I retired in June of 1982 at the age of 57. We had about a $1 million dollar portfolio to last us the rest of our lives. I didn't know about safe withdrawal rates (the Trinity Study wasn't published until 1998). We had no computers, Internet, Monte Carlo, or sophisticated calculators. We only knew that we had to be careful to make our money last ($1M at 4% = $40,000/year before tax).

So what happened? We simply withdrew what we needed and kept an eye on our portfolio balance. Most years our balance went up and we spent the money on vacations, luxuries and charity. When our balance went down we tightened our belt and economized.

This is what most people do and it works.
"There seems to be some perverse human characteristic that likes to make easy things difficult."--Warren Buffet
Best wishes.
Taylor
Taylor - I have seen this before and I hope you will consider improving it to be even more helpful - here are suggestions:

1. People tend to "anchor" on the $1,000,000 figure. While I appreciate that you did include the year of 1982, it would be more helpful to include the inflation adjusted amount parenthetically - i.e. ($2.6 million in today's dollars).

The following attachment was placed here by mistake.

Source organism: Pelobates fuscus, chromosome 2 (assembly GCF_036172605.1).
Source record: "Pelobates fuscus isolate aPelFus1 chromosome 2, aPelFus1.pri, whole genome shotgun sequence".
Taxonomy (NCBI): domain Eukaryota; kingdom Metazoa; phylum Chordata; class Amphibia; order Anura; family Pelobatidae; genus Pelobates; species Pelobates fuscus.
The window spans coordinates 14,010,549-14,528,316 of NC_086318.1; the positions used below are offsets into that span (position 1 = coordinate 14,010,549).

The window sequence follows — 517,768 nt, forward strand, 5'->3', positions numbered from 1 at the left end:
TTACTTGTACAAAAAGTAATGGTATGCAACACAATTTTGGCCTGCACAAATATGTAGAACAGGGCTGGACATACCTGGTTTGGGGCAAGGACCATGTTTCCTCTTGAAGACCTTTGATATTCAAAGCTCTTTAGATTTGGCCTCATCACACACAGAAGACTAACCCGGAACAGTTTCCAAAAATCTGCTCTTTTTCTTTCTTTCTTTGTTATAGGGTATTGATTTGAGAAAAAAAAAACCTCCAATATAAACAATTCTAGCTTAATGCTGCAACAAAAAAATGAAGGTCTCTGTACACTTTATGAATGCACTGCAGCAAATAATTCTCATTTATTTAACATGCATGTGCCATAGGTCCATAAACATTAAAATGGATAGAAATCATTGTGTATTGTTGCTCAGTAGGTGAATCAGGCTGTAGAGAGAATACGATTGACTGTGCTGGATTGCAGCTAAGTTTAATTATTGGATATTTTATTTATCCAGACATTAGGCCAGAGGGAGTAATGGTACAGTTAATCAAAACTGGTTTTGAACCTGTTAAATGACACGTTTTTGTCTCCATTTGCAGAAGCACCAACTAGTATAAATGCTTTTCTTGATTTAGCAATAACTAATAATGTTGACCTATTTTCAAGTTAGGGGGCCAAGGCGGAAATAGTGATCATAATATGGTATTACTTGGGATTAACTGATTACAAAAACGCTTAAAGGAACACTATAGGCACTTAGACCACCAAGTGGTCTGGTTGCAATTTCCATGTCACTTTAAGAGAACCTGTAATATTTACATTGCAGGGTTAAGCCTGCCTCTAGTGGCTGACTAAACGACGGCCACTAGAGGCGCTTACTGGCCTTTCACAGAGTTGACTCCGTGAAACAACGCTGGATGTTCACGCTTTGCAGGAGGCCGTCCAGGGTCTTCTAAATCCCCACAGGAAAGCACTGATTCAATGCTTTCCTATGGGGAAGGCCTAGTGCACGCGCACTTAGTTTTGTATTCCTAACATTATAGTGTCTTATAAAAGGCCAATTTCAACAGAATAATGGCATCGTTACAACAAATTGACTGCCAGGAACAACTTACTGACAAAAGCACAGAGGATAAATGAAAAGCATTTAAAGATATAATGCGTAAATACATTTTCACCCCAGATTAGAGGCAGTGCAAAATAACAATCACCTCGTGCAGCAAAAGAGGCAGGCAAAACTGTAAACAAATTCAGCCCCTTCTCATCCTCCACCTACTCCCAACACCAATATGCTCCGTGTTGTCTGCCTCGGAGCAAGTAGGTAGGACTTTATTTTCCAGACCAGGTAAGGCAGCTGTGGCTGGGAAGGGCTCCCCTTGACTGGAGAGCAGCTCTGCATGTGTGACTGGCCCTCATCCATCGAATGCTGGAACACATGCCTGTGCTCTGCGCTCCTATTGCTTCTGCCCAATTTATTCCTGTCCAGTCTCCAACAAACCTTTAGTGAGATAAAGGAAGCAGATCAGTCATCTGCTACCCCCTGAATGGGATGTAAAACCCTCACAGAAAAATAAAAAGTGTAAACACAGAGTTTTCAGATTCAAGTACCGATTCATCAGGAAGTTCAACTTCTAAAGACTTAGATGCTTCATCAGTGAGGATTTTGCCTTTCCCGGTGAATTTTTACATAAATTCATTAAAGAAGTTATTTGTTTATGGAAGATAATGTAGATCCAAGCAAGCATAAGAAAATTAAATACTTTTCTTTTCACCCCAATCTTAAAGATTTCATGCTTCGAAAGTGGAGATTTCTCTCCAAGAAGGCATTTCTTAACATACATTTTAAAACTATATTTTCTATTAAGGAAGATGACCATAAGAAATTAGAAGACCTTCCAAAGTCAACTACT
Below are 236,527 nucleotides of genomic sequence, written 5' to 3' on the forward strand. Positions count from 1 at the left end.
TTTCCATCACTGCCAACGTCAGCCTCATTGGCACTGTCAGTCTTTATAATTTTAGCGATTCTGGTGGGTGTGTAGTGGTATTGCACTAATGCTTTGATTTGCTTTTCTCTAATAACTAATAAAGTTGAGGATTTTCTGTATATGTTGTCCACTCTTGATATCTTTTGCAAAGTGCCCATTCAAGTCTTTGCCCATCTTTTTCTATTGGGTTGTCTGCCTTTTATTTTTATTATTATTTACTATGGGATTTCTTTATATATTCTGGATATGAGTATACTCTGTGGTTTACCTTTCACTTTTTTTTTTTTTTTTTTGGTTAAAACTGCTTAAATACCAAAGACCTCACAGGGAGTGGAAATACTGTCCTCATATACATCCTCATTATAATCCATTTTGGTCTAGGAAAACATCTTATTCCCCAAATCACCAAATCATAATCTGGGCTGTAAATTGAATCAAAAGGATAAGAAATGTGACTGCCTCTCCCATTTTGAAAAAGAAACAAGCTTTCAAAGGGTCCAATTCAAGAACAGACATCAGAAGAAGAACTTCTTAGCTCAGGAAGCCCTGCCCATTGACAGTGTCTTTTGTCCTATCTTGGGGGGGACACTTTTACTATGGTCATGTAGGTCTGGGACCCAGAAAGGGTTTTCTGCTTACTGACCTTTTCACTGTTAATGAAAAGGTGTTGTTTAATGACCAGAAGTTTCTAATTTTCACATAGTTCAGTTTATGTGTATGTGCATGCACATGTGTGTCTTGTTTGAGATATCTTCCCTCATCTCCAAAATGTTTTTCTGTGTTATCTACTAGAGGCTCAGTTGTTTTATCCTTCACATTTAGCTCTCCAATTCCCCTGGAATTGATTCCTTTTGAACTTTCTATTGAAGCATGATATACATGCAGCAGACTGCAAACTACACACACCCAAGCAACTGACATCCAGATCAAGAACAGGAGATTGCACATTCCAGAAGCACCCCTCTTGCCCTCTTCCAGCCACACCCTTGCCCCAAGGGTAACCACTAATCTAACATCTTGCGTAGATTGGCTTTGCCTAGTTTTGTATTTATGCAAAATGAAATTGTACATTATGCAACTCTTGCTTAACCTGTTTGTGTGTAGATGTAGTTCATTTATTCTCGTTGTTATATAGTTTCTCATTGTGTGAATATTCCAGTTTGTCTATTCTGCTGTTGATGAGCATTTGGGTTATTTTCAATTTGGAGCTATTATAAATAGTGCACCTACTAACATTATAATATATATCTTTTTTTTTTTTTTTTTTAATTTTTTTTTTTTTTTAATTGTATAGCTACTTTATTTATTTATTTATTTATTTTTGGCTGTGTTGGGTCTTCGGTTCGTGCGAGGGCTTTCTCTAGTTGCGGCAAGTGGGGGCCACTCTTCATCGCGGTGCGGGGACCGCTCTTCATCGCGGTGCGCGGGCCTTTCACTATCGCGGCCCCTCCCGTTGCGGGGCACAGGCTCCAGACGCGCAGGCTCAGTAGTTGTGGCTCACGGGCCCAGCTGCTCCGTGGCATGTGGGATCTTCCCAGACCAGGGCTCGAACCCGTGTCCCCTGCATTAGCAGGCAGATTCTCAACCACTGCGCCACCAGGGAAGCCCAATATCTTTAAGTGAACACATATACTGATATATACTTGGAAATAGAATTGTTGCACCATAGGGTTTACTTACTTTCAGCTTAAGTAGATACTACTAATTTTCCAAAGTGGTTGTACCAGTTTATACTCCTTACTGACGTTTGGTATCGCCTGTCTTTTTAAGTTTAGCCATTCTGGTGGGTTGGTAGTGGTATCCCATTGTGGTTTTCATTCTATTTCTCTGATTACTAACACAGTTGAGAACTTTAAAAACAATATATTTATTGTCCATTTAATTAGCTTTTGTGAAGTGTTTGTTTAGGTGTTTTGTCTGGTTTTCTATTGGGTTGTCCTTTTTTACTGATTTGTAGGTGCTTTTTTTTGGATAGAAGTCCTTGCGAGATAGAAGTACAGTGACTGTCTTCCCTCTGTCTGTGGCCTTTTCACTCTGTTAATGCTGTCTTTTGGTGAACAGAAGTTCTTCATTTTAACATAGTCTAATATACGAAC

2. You might remind folks that by retiring in 1982 you did not suffer from adverse initial returns which is anathema for sustaining a retirees' portfolio and rate of withdrawal. In fact, you likely benefited from the exceptional returns over the next 18 years.

3. Most importantly (for me at least) you should either confirm that you had NO other income streams, or, if you did have any other income streams, I hope you will consider noting them. Anything, such as a government pension or social security, could be expressed as a percentage of the initial portfolio for instance.

4. Finally, You may need to point out, when, and to what extent, you converted a portion of your portfolio to annuities, just so that folks understand it was part of the process (early 2000s ??????).